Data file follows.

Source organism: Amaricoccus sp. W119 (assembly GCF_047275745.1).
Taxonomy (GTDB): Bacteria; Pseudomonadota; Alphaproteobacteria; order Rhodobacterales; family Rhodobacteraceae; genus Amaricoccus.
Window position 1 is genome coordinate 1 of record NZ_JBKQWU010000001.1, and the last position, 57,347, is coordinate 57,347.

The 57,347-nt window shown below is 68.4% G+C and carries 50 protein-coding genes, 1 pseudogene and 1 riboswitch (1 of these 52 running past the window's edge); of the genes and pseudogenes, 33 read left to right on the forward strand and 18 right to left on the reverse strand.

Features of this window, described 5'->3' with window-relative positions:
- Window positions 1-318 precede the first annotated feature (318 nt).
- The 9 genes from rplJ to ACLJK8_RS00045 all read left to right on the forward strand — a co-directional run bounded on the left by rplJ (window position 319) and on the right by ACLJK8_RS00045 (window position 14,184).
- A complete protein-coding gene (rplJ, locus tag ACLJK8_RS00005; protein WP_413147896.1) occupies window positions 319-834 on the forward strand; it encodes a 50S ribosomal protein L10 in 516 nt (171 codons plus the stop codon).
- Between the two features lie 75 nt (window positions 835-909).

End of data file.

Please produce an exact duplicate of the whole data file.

Source organism: Amaricoccus sp. W119 (assembly GCF_047275745.1).
Taxonomy (GTDB): Bacteria; Pseudomonadota; Alphaproteobacteria; order Rhodobacterales; family Rhodobacteraceae; genus Amaricoccus.
Window position 1 is genome coordinate 1 of record NZ_JBKQWU010000001.1, and the last position, 57,347, is coordinate 57,347.

The 57,347-nt window shown below is 68.4% G+C and carries 50 protein-coding genes, 1 pseudogene and 1 riboswitch (1 of these 52 running past the window's edge); of the genes and pseudogenes, 33 read left to right on the forward strand and 18 right to left on the reverse strand.

Features of this window, described 5'->3' with window-relative positions:
- Window positions 1-318 precede the first annotated feature (318 nt).
- The 9 genes from rplJ to ACLJK8_RS00045 all read left to right on the forward strand — a co-directional run bounded on the left by rplJ (window position 319) and on the right by ACLJK8_RS00045 (window position 14,184).
- A complete protein-coding gene (rplJ, locus tag ACLJK8_RS00005; protein WP_413147896.1) occupies window positions 319-834 on the forward strand; it encodes a 50S ribosomal protein L10 in 516 nt (171 codons plus the stop codon).
- Between the two features lie 75 nt (window positions 835-909).